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Lou Adler, wearing Snapchat's Spectacles, attends a basketball game between the Brooklyn Nets and the Los Angeles Lakers at Staples Center on November 15, 2016 in Los Angeles, California.
Noel Vasquez—Getty Images,

Snapchat’s Spectacles video-recording glasses became a minor phenomenon when they launched last November, boosted by a savvy marketing campaign built around scarcity. But the craze quickly died down — where it once took hours to grab a pair at the company’s New York City pop-up, now there’s nary a line.

Still, the company isn’t giving up on the concept. Here’s the relevant line in Snap, Inc.’s S-1 filing Thursday, which it made as it plans to become a publicly-traded company: “…We plan to significantly broaden the distribution of Spectacles, which will increase our costs and overall financial risk.”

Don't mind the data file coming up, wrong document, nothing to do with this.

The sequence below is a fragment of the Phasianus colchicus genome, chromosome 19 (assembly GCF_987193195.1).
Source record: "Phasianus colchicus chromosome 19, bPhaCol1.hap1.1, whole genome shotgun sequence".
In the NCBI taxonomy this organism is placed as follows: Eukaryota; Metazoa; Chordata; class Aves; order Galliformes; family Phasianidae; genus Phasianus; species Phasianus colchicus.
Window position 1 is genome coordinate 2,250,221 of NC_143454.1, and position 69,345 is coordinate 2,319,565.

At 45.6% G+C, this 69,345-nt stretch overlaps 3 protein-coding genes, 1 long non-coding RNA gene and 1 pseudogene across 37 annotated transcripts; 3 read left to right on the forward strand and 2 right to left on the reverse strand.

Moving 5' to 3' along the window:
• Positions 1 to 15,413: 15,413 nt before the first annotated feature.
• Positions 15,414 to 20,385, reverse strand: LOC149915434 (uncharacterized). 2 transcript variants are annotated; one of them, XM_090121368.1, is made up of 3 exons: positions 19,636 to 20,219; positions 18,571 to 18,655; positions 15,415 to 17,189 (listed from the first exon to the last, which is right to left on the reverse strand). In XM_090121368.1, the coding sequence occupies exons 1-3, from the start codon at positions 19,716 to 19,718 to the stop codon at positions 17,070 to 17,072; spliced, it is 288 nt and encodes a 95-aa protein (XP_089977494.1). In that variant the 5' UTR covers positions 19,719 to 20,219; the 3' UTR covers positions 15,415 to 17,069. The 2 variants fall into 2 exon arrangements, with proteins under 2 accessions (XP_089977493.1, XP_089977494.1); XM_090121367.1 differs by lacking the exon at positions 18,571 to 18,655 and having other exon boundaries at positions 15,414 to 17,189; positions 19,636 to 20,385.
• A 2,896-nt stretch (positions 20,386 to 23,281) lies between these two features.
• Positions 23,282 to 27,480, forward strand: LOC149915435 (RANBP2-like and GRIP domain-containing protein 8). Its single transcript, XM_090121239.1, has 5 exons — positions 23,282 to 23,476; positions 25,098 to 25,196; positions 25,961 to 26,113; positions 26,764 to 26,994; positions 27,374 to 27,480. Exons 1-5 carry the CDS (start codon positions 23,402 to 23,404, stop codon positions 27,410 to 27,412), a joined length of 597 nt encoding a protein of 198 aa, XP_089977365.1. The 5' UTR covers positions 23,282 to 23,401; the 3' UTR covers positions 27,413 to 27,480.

Doubling down on Spectacles meshes with Snap’s new mission statement, which reads in part as follows:

It’s weird to hear Snap describe itself as a “camera company,” considering the company says it barely makes money from Spectacles and that camera companies aren’t exactly Wall Street darlings right now. But if you’re excited about Spectacles, as many tech reviewers were when they launched, you’ll be glad to know the company isn’t giving up on them.

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